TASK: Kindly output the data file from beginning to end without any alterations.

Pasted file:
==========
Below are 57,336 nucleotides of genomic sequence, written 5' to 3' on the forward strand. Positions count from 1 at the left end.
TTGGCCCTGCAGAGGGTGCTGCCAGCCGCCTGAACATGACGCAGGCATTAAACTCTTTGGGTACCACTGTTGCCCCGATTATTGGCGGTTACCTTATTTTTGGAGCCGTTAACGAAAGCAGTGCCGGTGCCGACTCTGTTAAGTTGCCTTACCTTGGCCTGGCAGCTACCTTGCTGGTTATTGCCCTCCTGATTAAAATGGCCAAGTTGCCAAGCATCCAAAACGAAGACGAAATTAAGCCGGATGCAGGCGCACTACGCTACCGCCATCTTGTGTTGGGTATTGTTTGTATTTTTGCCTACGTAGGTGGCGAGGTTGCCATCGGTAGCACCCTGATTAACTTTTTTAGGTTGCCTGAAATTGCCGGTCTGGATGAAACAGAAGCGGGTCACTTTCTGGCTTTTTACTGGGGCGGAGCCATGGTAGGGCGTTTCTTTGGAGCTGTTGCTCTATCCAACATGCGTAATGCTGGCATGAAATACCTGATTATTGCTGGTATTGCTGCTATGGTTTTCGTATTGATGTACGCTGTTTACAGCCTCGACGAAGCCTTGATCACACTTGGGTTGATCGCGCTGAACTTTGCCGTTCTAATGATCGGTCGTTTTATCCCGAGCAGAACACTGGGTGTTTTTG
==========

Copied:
Below are 57,336 nucleotides of genomic sequence, written 5' to 3' on the forward strand. Positions count from 1 at the left end.
TTGGCCCTGCAGAGGGTGCTGCCAGCCGCCTGAACATGACGCAGGCATTAAACTCTTTGGGTACCACTGTTGCCCCGATTATTGGCGGTTACCTTATTTTTGGAGCCGTTAACGAAAGCAGTGCCGGTGCCGACTCTGTTAAGTTGCCTTACCTTGGCCTGGCAGCTACCTTGCTGGTTATTGCCCTCCTGATTAAAATGGCCAAGTTGCCAAGCATCCAAAACGAAGACGAAATTAAGCCGGATGCAGGCGCACTACGCTACCGCCATCTTGTGTTGGGTATTGTTTGTATTTTTGCCTACGTAGGTGGCGAGGTTGCCATCGGTAGCACCCTGATTAACTTTTTTAGGTTGCCTGAAATTGCCGGTCTGGATGAAACAGAAGCGGGTCACTTTCTGGCTTTTTACTGGGGCGGAGCCATGGTAGGGCGTTTCTTTGGAGCTGTTGCTCTATCCAACATGCGTAATGCTGGCATGAAATACCTGATTATTGCTGGTATTGCTGCTATGGTTTTCGTATTGATGTACGCTGTTTACAGCCTCGACGAAGCCTTGATCACACTTGGGTTGATCGCGCTGAACTTTGCCGTTCTAATGATCGGTCGTTTTATCCCGAGCAGAACACTGGGTGTTTTTG